PunditGirl was reading the Meet Kit book from The American Girl Doll Series, recently. For the American Girl uninitiated, Kit is the Great Depression-era girl. (PunditGirl already has plowed through the Colonial girl Felicity series)!
After PunditGirl read about Kit’s dad losing his job, Kit’s brother having to give up college and the family having to take in boarders to make ends meet, she was obsessively worried.
“Is that real? What if that happens to us?”
Her furrowed brow would have rivaled that of George Bush when reporters pound him with questions about the Iraq War. It took days to convince her not to fret about chipping in the $13 in her Hello Kitty wallet for the grocery budget.
Just those few weeks ago, I assured her that story was from a long time ago and that she didn’t need to worry. Mommy and Daddy work and have saved money for a long time, I explained, so that we would have what we needed.
I try to be mindful about how I answer these big life questions, because you never know what could happen and I didn’t want her to ever think I had lied to her. But now with the economy on the verge, I feel like the liar I was trying not to become.
Our family is in way better financial shape than many and I am thankful for that. But when my mom complains about how expensive it is for her to buy bread, I know it’s bad. When CNN runs a story about how pizza places are losing money because of the skyrocketing cost of flour, there’s a serious problem. Pizza and bread are what you eat when money already is tight — at least that’s what I lived on when I was a poor law student.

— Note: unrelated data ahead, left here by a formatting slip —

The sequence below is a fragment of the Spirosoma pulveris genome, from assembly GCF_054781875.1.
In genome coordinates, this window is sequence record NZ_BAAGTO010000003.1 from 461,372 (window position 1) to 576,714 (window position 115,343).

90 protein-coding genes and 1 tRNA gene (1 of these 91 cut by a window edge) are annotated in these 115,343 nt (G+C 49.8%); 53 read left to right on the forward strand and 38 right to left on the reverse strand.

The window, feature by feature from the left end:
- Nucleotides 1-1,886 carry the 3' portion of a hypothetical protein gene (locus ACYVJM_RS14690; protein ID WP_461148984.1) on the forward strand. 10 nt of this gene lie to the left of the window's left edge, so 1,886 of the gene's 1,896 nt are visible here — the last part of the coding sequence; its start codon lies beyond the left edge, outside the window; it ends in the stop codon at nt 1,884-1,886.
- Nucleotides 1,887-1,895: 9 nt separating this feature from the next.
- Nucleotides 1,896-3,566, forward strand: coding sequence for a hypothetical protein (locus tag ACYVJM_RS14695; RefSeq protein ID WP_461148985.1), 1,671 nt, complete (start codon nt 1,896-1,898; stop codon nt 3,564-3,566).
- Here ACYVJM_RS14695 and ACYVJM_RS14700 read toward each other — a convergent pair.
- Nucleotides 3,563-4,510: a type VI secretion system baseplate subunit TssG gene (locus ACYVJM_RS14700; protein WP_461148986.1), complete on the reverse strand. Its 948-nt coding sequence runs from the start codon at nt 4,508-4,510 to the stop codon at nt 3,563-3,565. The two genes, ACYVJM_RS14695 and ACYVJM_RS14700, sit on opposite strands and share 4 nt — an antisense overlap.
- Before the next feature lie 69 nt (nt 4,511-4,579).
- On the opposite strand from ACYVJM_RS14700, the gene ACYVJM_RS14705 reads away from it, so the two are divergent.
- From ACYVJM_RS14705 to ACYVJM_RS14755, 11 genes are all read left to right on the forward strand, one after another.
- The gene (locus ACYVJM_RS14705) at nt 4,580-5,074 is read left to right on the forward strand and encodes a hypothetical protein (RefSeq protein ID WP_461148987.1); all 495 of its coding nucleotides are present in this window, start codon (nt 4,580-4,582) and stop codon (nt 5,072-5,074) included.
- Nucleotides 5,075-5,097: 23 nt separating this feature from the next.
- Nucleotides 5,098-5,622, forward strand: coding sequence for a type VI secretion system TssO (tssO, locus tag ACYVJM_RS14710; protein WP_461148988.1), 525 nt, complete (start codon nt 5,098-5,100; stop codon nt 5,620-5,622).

OK, sometimes I sprang for mac & cheese, too, if I was feeling really flush.
Conceptually, we can agree that the failure of a major brokerage firm like Bear Stearns can only be bad for the economy. There can hardly be disagreement, unless you’re Dick Cheney, that $110 for a barrel of oil and $4 for a gallon of gas are flashing red signs of hardship to come.
But when my parents grumble about whether they can afford bread, how far are we to the food coupons and meat rationing of the 1930s?
My family isn’t going to starve and we have a decent fixed-rate mortgage. My parents’ house was paid for a long time ago and since they’re farmers, they grow a lot of their own food. But how long will their used Volvo wagon hold up? And what about caring for them as they get older? My parents are pretty spry for their age, but someday they won’t be.
I don’t like the bad feeling in the pit of my stomach. And my brow is getting more furrowed than PunditGirl’s.